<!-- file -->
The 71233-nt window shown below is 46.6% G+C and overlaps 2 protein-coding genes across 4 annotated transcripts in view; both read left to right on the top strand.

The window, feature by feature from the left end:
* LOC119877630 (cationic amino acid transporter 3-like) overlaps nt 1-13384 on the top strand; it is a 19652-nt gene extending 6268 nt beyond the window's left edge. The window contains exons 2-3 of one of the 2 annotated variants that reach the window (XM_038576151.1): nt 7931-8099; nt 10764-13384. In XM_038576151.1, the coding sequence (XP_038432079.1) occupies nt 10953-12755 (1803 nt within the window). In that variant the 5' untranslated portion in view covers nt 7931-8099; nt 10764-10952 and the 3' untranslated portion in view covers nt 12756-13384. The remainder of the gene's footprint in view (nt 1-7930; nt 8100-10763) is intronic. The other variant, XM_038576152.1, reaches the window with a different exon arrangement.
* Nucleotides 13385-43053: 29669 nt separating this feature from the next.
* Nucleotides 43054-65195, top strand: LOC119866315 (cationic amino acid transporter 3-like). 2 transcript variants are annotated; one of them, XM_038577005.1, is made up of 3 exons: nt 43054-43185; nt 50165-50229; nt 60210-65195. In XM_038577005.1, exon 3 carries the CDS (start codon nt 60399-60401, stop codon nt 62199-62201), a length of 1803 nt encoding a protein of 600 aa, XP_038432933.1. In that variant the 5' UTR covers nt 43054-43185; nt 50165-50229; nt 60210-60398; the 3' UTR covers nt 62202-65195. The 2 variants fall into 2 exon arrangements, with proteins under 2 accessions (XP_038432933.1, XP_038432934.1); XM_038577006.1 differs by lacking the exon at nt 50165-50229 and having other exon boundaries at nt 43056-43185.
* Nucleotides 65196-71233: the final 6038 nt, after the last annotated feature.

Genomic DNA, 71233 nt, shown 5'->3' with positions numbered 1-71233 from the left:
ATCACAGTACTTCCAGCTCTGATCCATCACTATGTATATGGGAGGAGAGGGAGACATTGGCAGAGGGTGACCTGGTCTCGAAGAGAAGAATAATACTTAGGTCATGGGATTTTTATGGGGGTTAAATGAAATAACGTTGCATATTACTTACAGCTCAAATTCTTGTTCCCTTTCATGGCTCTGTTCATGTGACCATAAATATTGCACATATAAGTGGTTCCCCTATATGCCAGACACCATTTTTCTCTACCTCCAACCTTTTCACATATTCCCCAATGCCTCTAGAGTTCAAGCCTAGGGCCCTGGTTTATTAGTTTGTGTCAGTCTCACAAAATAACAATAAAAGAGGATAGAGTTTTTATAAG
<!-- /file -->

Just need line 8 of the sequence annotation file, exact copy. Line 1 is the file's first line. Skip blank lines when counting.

ATCACAGTACTTCCAGCTCTGATCCATCACTATGTATATGGGAGGAGAGGGAGACATTGGCAGAGGGTGACCTGGTCTCGAAGAGAAGAATAATACTTAGGTCATGGGATTTTTATGGGGGTTAAATGAAATAACGTTGCATATTACTTACAGCTCAAATTCTTGTTCCCTTTCATGGCTCTGTTCATGTGACCATAAATATTGCACATATAAGTGGTTCCCCTATATGCCAGACACCATTTTTCTCTACCTCCAACCTTTTCACATATTCCCCAATGCCTCTAGAGTTCAAGCCTAGGGCCCTGGTTTATTAGTTTGTGTCAGTCTCACAAAATAACAATAAAAGAGGATAGAGTTTTTATAAG